Metacognitive strategies for word-learning must be scaffolded and practiced to support this transfer in student thinking that enhances their fluency, vocabulary, and comprehension. However, this attention is an excellent investment that yields reading success for students well into their adult lives.


McCormick, S., and Zutell, J. (2011). Instructing students who have literacy problems. (6th ed.).        Boston, MA: Pearson.

4 thoughts on “Three Simple Steps to Empowered Word-Learning

  1. I agree that morpholgy is a huge component of word learning activities. What I see however is that many older students were not taught the foundation skills of decoding which are in Appendix A ([gs 17-24) of the CCCSS . They get to middle school or high school and cannot gain context clues or really delve into the important of morphology because somewhere along the line no one taught them to decode, no one taught them syllable division or the basic syllable types that form the structure of our language. I dealing with remedial students especially, we need to make sure the foundation is in place to support higher vocabulary learning and development.

    1. I agree 100%. As a kindergarten teacher, I am really trying to start with that phonological awareness of word parts. Later in the year, we learn to decode those two-syllable words and compound words. It has been a huge disconnect for so many years and there is a gap for those students who were never taught to hear or look for those word parts. So many of our students are coming to us with a limited vocabulary because parents have stopped explaining words to their children and, in some cases, children are not even having conversations at home with their parents. It is becoming more and more crucial every year to teach “words”!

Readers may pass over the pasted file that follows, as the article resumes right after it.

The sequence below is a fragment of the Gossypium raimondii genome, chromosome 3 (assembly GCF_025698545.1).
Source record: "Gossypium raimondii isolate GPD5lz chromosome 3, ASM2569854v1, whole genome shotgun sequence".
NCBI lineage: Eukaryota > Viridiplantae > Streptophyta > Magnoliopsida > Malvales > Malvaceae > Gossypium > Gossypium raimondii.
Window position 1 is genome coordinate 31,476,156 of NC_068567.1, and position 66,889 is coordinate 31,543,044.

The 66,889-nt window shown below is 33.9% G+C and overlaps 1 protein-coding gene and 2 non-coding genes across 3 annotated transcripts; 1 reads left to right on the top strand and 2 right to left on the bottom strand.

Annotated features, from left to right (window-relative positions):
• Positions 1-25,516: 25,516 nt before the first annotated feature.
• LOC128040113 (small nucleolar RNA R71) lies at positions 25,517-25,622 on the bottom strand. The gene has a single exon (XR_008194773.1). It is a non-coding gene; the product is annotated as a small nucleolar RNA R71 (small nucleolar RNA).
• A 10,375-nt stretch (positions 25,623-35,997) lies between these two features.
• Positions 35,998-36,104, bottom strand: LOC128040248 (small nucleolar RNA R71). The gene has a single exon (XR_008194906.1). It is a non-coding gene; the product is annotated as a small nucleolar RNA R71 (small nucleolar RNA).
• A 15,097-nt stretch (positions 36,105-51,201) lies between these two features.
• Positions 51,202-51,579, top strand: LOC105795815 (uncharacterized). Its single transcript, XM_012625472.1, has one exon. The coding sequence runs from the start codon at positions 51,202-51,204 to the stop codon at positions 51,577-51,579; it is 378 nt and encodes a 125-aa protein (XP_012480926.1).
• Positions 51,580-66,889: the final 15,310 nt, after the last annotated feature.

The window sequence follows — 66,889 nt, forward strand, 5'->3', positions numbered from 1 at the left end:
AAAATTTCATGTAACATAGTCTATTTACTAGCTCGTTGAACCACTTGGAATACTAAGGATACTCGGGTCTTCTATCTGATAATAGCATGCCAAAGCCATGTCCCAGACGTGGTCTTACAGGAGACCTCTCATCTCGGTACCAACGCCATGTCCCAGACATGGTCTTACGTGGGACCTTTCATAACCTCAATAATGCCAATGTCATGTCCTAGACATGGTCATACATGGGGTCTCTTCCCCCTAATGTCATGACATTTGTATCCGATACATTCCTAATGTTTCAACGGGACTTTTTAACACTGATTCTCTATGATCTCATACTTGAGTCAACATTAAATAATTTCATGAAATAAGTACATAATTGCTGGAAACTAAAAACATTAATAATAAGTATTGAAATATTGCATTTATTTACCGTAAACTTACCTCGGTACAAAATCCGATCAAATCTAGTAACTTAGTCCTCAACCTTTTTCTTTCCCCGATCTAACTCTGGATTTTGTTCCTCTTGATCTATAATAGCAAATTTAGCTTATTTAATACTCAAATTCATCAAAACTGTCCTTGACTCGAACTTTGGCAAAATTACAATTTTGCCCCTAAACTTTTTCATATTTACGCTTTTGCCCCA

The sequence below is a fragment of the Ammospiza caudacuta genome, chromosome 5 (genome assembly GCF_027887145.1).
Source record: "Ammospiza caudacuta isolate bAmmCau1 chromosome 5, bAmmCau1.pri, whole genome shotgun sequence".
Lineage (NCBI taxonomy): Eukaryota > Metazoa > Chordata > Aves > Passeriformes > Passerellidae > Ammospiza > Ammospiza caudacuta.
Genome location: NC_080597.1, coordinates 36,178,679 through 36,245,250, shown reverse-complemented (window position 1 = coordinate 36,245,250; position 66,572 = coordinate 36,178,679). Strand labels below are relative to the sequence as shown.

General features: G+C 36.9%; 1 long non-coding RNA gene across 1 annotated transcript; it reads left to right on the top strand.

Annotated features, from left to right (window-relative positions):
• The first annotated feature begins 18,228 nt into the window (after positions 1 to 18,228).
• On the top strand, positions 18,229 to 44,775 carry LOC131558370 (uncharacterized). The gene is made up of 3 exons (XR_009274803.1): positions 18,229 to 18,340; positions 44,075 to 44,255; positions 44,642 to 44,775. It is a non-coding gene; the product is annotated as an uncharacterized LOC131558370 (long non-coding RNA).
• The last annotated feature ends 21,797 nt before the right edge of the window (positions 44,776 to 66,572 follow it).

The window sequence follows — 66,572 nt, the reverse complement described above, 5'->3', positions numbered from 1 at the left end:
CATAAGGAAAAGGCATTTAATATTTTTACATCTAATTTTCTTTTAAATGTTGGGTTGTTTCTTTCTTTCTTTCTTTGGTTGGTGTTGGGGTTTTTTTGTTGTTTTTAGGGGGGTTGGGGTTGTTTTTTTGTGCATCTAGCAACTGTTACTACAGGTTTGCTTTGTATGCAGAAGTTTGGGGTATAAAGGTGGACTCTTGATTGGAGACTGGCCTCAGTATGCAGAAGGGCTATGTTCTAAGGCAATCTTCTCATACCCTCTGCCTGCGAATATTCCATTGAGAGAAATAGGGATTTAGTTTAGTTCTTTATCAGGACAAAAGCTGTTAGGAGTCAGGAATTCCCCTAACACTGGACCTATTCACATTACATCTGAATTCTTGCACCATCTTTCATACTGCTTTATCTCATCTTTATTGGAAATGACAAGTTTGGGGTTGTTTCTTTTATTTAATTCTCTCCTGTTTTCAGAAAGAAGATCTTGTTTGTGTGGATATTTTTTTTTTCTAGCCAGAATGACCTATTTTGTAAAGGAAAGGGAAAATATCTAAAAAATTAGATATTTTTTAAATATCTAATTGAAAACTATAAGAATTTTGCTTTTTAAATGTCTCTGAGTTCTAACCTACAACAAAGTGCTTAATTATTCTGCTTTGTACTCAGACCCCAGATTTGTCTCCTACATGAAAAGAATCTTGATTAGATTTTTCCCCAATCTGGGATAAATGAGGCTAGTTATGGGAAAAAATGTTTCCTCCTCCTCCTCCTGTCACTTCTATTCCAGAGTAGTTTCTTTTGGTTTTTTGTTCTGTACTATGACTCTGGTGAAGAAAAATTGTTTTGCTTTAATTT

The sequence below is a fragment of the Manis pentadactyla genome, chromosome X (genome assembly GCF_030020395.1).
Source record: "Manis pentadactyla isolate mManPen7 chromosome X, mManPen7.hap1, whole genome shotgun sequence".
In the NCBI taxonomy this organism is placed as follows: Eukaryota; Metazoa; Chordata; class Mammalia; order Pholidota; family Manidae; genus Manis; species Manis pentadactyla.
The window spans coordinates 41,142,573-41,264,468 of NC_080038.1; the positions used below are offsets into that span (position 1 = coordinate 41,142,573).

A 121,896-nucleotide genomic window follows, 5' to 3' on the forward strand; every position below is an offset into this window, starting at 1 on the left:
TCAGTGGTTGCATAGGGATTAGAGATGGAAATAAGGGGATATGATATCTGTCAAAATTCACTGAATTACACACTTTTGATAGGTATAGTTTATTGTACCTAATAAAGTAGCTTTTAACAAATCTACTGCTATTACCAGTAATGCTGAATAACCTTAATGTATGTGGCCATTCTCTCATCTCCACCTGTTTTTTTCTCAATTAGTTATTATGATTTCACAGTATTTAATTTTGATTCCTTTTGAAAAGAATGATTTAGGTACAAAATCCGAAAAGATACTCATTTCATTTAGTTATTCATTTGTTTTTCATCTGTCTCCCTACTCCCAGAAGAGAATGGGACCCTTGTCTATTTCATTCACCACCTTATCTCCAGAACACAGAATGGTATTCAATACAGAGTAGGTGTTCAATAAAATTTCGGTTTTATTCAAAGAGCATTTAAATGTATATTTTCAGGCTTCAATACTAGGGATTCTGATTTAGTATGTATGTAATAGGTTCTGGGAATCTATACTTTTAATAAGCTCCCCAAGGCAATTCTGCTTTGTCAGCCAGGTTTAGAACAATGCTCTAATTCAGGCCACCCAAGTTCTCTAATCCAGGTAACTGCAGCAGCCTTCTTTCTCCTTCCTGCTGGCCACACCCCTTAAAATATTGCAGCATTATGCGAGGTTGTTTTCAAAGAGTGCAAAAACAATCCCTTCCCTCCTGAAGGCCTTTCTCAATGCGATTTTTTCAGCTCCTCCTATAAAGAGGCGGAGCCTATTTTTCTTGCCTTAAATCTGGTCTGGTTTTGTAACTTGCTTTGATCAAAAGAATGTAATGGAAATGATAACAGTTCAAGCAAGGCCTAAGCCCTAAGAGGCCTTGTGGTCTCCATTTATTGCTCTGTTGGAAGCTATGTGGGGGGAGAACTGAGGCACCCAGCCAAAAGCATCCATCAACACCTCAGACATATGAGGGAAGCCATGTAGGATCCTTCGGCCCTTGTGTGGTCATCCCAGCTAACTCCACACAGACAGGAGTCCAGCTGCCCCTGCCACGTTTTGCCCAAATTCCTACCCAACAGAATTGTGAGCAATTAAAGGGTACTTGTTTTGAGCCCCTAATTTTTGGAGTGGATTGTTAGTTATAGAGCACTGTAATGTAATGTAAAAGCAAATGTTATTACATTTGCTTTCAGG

2. Having just read Three Simple Steps to Empowered Word Learning by Kenny McKee, I was surprised to read that the three steps to decoding a word should be in a sequence. I am used to having students work on K.I.M charts and use a 5 square format for understanding a vocabulary word (Word: antonym, synonym, sentence, illustration) as examples. But I never thought they should be done in an order. I will try this out next year.

  3. Victoria, I think your strategy is one that is great for intentional teaching of new vocabulary. I use a similar strategy in my class when teaching academic vocabulary, especially in science and social studies. Tier 3 words that may not transfer but are highly important for specific content are best taught directly. The article adds a layer that allows students to learn from their own reading. I have not thought about the sequence of that either, and I appreciate how teaching the steps in sequence might unlock new words for my students this year. Great article!

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About the Author: Kenny McKee is a National Board Certified Teacher who currently serves as a high school instructional coach in the Buncombe County Schools district in Asheville, NC. His interests include teacher leadership, blended learning, disciplinary literacies, and instructional coaching. He is a Core Advocate, a co-founder of Edcamp Asheville, and a former ASCD Emerging Leader. Connect with him on his blog ( or on Twitter (@kennycmckee).